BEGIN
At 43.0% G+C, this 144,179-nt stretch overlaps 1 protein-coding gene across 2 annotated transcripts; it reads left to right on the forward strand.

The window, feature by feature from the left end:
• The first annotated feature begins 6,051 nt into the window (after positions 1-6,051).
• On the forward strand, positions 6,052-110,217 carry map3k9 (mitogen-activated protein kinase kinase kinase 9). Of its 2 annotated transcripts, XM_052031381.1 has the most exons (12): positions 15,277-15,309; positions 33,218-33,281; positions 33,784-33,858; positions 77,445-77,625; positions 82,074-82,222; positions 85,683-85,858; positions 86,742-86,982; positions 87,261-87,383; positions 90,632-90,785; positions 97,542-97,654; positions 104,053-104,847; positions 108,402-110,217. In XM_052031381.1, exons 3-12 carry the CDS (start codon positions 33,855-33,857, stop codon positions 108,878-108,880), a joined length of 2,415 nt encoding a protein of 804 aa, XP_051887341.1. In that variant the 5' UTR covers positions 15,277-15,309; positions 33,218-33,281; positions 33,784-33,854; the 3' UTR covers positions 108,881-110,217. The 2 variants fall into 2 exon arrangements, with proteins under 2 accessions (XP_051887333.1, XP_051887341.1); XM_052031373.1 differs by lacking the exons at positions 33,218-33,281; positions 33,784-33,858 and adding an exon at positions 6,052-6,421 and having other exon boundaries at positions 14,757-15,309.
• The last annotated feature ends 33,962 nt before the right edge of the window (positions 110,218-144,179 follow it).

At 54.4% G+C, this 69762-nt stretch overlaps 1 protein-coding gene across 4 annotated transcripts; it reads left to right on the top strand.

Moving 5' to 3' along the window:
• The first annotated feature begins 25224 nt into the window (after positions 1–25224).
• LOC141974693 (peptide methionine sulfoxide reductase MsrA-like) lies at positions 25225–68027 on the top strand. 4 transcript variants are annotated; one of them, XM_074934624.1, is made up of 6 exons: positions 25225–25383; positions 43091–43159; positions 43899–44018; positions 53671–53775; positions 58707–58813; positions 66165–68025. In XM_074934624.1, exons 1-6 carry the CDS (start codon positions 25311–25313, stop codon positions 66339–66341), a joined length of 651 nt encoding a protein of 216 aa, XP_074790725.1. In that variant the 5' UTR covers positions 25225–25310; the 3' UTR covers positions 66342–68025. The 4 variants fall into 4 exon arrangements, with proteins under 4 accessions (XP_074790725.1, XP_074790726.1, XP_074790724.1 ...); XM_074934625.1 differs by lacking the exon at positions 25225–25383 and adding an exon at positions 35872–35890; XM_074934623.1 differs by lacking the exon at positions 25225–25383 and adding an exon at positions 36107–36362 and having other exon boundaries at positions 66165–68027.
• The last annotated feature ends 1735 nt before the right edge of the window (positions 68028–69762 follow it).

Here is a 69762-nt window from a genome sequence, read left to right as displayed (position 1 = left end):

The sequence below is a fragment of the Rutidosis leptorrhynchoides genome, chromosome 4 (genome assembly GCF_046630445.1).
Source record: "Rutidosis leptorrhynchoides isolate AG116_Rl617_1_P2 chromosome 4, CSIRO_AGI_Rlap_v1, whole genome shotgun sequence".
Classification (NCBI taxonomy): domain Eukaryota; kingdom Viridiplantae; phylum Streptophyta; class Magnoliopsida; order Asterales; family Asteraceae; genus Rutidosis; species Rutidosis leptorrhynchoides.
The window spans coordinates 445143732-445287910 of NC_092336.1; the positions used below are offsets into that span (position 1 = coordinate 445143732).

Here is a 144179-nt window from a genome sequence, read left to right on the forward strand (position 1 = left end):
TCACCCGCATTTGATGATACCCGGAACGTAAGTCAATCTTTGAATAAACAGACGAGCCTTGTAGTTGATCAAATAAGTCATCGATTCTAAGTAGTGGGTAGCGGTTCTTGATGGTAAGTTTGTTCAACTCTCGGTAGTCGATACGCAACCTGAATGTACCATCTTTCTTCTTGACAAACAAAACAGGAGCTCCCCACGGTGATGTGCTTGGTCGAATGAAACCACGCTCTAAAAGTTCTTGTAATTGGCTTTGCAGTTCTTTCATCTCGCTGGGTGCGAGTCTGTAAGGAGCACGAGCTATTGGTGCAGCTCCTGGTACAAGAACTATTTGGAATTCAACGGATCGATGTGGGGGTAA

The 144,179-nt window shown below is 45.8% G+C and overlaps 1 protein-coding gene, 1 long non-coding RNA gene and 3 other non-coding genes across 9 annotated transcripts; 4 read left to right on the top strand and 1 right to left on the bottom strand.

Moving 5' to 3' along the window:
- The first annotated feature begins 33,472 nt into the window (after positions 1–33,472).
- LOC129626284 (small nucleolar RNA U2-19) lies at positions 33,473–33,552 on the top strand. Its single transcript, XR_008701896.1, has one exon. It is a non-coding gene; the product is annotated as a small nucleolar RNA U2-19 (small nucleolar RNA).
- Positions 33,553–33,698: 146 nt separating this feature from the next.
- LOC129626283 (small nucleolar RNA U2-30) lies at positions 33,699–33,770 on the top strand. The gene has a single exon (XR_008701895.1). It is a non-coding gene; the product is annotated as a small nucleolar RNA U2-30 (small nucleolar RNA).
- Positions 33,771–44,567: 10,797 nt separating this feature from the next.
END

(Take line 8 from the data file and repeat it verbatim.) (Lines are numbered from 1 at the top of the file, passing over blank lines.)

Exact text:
• The first annotated feature begins 25224 nt into the window (after positions 1–25224).